Lady Macbeth  

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Kunstformen der Natur (1904) by Ernst Haeckel
Kunstformen der Natur (1904) by Ernst Haeckel

Lady Macbeth is a character in Shakespeare's Macbeth (c.1603–1607). She is the wife to the play's protagonist, Macbeth, a Scottish nobleman. After goading him into committing regicide, she becomes Queen of Scotland, but later suffers pangs of guilt for her part in the crime. She dies off-stage in the last act, an apparent suicide.

The character's origins lie in the accounts of Kings Duff and Duncan in Holinshed's Chronicles (1587), a history of Britain familiar to Shakespeare. Shakespeare's Lady Macbeth appears to be a composite of two separate and distinct personages in Holinshed's work: Donwald's nagging, murderous wife in the account of King Duff, and Macbeth's ambitious wife Gruoch of Scotland in the account of King Duncan.

Lady Macbeth is a powerful presence in the play, most notably in the first two acts. Following the murder of King Duncan, however, her role in the plot diminishes. She becomes an uninvolved spectator to Macbeth's plotting, and a nervous hostess at a banquet dominated by her husband's hallucinations. Her fifth act sleepwalking scene is a turning point in the play, and her line, "Out, damned spot!," has become a phrase familiar to most speakers of the English language. The report of her death late in the fifth act provides the inspiration for Macbeth's "Tomorrow and tomorrow and tomorrow" speech.

Analysts see in the character of Lady Macbeth the conflict between femininity and masculinity, as they are impressed in cultural norms. Lady Macbeth suppresses her instincts toward compassion, motherhood, and fragility — associated with femininity — in favour of ambition, ruthlessness, and the singleminded pursuit of power. This conflict colours the entire drama, and sheds light on gender-based preconceptions from Shakespearean England to the present.

The role has attracted countless notable actresses over the centuries, including Sarah Siddons, Charlotte Melmoth, Helen Faucit, Ellen Terry, Vivien Leigh, Vivien Merchant, Glenda Jackson, Francesca Annis, Judith Anderson, Renée O'Connor, Judi Dench, Tabu and Keeley Hawes. Jeanette Nolan played the character in Orson Welles' 1948 film adaptation.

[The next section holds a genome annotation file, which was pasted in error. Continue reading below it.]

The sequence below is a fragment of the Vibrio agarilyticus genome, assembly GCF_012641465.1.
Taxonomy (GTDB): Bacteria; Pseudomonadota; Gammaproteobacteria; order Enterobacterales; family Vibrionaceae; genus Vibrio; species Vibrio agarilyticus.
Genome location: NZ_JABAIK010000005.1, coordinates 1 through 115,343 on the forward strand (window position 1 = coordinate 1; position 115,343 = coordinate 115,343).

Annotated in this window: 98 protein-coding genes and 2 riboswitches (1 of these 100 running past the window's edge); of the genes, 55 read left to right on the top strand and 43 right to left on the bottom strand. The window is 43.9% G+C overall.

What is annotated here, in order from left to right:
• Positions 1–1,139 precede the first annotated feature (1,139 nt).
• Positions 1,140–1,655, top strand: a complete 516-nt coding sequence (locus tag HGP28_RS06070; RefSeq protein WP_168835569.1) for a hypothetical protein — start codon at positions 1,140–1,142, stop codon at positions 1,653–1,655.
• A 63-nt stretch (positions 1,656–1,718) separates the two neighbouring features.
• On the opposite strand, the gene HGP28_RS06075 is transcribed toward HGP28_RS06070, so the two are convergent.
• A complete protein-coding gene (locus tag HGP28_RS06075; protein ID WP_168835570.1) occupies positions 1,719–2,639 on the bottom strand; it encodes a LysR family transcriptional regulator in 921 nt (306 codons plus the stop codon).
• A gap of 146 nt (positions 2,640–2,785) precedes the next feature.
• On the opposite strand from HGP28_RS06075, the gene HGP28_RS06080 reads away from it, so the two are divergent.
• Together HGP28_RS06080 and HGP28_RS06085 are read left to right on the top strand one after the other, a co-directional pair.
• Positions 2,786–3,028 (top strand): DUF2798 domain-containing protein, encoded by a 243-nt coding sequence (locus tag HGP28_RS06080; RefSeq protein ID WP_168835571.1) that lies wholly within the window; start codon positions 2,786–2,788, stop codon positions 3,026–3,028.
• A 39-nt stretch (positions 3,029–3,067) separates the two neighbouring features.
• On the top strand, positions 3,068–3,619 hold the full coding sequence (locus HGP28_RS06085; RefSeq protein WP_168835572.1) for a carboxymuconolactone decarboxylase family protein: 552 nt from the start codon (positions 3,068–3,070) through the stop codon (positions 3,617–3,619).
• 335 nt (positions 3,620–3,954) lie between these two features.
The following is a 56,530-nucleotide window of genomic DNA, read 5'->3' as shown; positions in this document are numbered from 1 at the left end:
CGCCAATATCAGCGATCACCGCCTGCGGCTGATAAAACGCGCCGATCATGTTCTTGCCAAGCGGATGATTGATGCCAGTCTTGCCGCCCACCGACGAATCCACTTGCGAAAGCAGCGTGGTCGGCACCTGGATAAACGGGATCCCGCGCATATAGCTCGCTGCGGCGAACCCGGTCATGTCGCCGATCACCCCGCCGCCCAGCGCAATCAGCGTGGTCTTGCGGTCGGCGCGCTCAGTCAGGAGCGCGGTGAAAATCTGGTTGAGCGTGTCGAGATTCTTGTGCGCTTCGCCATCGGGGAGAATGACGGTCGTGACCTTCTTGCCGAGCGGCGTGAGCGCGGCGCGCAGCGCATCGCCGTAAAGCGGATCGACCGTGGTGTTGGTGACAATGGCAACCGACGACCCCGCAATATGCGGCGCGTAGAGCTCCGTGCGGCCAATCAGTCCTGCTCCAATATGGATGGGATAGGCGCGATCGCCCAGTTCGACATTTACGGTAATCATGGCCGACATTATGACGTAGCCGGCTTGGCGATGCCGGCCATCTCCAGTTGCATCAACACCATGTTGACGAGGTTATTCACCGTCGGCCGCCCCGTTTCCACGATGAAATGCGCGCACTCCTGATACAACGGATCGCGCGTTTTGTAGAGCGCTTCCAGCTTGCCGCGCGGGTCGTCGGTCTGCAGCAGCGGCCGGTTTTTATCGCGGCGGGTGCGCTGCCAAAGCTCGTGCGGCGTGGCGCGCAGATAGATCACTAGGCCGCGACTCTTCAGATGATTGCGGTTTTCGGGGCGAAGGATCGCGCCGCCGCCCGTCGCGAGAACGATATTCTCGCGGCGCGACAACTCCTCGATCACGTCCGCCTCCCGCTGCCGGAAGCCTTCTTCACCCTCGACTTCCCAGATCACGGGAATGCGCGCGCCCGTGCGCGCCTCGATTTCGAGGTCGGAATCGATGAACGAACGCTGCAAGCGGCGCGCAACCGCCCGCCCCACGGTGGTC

Shakespeare's Lady Macbeth appears to be a composite of two personages found in the accounts of Kings Duff and Duncan in Holinshed's Chronicles (1587). In the account of King Duff, one of his captains, Donwald, suffers the deaths of his kinsmen at the orders of the King. Donwald then considers regicide at "the setting on of his wife" who "showed him the means whereby he might soonest accomplish it." Donwald abhors such an act but perseveres at the nagging of his wife. After plying the King's servants with food and drink and letting them fall asleep, the couple admit their confederates to the King's room who then commit the regicide. The murder of Duff has its motivation in revenge, rather than ambition.

In Holinshed's account of King Duncan, Lady Macbeth is confined to a single sentence:

The words of the three Weird Sisters also (of whom before ye have heard) greatly encouraged him hereunto; but specially his wife lay sore upon him to attempt the thing, as she was very ambitious, burning with an unquenchable desire to bear the name of a queen."

Not found in Holinshed are the invocation to the "spirits that tend on mortal thoughts," the sleepwalking scene, and various details found in the drama concerning the death of Macbeth.

Although Macbeth's wife can be traced to a real-world counterpart, Queen Gruoch of Scotland, Shakespeare's fictional character is tied so weakly to her that the bonds are virtually non-existent.Template:Citation needed

See also

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